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The Pittman-Robertson Wildlife Restoration Act 

HAVE YOU EVER HEARD OF the Pittman-Robertson Wildlife Restoration Act? If you haven’t, don’t despair. I was an avid outdoorsman for more than half my life before I learned about this law that plays such an important role in conservation, education, wildlife restoration and more. 

I heard the act mentioned one morning while purchasing a hunting license, but it wasn’t until I researched it for an article that I realized just how crucial the law has been for people who love the outdoors. 

Approved by Congress in 1937, the Pittman-Robertson Act taxes the sales of guns, ammo and archery equipment and distributes those funds to state fish and wildlife agencies. That money is used to support hunter education and safety, conservation programs and wildlife restoration. Wildlife restoration programs, which receive the biggest piece of the pie, use these funds to acquire land that is suitable or can be made suitable for wildlife habitat. These programs also maintain public access for outdoor opportunities for the public. 

The Pittman-Robertson Act is set up to appropriate funds based on the number of hunters in each state. When hunting license sales drop, so do the funds that a state receives through the act. This is an incentive to encourage and introduce more people to the outdoors and hunting.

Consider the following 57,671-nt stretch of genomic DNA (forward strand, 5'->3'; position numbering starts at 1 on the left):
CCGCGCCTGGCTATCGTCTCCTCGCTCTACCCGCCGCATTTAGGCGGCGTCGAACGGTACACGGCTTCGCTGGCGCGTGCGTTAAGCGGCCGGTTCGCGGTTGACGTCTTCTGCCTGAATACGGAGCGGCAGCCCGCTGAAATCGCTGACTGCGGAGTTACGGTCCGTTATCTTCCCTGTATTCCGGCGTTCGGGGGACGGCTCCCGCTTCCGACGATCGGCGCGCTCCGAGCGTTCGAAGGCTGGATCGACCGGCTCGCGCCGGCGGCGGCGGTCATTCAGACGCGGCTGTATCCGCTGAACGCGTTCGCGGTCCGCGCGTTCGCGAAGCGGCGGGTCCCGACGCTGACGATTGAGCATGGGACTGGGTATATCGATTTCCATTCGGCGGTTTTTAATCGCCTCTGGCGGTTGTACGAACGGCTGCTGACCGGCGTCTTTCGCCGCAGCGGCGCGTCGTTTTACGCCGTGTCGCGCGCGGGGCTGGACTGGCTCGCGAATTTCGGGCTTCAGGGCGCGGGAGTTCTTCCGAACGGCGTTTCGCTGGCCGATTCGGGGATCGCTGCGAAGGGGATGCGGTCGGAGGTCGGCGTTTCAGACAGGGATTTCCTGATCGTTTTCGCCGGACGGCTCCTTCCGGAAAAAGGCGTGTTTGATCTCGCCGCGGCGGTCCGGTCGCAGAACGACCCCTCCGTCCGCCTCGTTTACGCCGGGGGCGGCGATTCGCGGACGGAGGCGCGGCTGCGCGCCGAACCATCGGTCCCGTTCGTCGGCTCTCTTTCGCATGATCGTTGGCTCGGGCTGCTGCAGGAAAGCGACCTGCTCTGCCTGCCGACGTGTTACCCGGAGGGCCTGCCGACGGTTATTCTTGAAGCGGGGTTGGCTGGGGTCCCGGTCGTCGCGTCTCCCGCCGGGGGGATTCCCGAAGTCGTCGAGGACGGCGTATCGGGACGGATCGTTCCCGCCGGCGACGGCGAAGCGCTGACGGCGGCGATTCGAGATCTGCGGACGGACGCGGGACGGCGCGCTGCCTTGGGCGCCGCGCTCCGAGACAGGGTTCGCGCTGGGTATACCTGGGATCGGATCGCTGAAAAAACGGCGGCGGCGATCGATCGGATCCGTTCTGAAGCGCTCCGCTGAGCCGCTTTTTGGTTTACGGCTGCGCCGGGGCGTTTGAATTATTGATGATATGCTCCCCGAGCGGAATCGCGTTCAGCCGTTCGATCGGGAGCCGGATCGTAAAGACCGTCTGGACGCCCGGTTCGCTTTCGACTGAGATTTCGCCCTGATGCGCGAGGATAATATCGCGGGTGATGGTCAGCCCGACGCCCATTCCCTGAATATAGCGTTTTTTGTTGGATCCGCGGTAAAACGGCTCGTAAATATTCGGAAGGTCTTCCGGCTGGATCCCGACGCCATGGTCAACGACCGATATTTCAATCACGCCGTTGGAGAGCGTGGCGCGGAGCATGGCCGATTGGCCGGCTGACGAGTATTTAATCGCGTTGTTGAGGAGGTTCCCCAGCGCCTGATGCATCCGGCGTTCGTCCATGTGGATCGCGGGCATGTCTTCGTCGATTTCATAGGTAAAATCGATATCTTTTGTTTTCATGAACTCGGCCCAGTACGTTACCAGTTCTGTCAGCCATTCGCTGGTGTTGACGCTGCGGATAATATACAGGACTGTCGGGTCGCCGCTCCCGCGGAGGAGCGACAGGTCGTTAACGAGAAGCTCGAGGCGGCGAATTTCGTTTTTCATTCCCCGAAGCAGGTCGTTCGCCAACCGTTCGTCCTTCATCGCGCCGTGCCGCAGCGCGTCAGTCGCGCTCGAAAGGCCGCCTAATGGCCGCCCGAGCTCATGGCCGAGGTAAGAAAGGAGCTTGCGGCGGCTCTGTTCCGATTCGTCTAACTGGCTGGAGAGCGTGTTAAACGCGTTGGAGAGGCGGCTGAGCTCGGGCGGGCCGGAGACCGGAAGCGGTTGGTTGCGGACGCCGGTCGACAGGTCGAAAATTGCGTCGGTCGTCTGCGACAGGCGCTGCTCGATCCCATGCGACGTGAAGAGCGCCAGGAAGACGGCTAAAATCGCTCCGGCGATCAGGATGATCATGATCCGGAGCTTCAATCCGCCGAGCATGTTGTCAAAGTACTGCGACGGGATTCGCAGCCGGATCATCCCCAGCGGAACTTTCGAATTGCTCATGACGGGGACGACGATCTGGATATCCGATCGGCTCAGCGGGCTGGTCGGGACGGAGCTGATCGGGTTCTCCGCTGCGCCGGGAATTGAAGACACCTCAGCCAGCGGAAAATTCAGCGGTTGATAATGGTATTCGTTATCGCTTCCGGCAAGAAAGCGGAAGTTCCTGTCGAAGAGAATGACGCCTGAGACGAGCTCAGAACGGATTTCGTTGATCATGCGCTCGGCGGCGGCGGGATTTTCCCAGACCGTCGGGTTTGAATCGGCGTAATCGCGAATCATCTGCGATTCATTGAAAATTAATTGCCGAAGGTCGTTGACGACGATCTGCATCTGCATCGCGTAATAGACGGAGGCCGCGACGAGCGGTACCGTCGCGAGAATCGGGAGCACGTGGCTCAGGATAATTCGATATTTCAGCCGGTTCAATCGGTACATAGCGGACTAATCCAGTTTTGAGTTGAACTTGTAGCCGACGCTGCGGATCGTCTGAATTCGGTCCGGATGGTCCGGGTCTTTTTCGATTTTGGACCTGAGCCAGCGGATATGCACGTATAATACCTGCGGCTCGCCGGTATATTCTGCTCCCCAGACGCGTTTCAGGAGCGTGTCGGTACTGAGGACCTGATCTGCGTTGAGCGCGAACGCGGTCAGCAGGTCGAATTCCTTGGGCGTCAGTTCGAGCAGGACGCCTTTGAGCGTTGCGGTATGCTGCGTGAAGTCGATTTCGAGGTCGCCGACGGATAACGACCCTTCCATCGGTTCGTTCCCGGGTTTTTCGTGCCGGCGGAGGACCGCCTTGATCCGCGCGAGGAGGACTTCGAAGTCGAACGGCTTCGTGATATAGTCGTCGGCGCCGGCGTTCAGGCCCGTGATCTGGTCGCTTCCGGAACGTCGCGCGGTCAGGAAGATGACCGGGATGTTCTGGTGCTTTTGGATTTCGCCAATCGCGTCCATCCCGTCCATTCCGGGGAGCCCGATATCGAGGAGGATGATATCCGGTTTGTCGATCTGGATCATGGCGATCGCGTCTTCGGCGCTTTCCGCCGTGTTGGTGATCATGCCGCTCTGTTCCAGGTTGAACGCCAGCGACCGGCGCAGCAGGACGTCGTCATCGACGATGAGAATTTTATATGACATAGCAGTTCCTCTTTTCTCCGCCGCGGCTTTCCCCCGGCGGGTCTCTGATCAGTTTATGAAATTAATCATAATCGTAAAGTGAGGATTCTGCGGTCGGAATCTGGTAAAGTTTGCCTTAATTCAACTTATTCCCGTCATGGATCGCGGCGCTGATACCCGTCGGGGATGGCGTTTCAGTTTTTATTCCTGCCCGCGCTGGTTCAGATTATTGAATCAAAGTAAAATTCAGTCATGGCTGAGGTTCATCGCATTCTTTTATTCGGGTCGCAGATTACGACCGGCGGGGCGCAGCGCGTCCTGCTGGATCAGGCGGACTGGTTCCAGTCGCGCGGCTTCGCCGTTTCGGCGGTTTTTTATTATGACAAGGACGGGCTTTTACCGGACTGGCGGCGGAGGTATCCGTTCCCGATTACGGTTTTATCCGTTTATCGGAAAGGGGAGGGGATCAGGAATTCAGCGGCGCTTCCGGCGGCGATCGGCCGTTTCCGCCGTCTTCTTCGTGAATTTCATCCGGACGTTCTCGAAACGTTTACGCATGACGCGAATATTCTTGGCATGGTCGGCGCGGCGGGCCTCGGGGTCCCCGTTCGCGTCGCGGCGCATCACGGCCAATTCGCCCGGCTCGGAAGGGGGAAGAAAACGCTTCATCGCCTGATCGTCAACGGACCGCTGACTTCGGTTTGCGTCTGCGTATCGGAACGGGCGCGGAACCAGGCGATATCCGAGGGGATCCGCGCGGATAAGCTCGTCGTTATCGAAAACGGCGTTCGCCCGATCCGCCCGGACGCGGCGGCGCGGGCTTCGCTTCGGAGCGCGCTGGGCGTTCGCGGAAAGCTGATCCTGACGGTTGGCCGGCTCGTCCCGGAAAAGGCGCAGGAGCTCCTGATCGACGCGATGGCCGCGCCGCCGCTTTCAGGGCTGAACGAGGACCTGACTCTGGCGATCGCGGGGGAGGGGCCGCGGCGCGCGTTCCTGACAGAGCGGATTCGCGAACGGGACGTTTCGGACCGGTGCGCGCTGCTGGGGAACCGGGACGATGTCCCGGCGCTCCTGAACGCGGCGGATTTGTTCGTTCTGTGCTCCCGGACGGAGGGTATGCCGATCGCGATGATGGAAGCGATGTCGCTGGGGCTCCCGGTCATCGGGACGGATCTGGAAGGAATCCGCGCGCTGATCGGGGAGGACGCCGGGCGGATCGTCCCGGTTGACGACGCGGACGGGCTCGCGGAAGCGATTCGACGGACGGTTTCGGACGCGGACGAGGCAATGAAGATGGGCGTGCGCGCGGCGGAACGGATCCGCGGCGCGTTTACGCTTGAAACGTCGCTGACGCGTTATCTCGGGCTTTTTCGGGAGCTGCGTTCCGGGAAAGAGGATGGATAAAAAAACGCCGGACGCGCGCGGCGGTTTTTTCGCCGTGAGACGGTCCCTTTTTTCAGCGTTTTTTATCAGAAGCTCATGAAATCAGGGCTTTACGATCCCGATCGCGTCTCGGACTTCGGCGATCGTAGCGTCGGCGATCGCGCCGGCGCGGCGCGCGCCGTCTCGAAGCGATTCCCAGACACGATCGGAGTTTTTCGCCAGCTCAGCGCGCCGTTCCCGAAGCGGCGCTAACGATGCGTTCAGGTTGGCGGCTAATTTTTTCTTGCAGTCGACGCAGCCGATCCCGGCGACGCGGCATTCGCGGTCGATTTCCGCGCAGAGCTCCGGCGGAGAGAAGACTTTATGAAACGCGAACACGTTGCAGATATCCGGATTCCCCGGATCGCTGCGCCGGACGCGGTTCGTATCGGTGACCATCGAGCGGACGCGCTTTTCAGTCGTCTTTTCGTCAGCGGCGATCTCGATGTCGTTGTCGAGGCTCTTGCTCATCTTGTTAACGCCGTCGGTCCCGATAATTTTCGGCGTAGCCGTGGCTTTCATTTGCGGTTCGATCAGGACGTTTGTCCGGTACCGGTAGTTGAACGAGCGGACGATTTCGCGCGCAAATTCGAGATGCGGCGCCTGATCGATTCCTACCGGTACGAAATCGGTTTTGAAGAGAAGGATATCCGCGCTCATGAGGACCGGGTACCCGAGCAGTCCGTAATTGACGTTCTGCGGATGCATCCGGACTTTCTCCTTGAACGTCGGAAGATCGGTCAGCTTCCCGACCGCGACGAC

With all the firearms and hunting language in the act, one might assume it primarily benefits hunters. However, nonhunters contribute the most to the act through recreational shooting guns and ammo purchases, and the benefits are for everyone—even people who don’t hunt or shoot at all. 

Wildlife management and restoration projects create many outdoor opportunities, including hiking trails and wetland areas that give birdwatchers and photographers new places to explore. The restoration of native flora and fauna offers nature lovers a chance to get away and see Kentucky as it was. 

The Cumberland Forest Wildlife Management Area is a new wildlife management area in Kentucky, held by the Kentucky Department of Fish and Wildlife Resources, that was funded mostly through the Pittman-Robertson Act along with help from the the Kentucky General Assembly, The Nature Conservancy—Kentucky Chapter, Rocky Mountain Elk Foundation and the National Fish and Wildlife Foundation. Through a permanent conservation easement held by Kentucky Department of Fish and Wildlife Resources the property is now permanently open to the public, offering hiking trails, excellent wildlife viewing and hunting. At 54,560 acres, it is the largest conservation easement in Kentucky history.

I encourage you to make a trip to southeast Kentucky to explore your new property. Be sure to read next month’s Great Outdoors column for more information on the Cumberland Forest Wildlife Management Area—and in the meantime, read up on all of the great outdoor opportunities that the Pittman-Robertson Act has contributed to.

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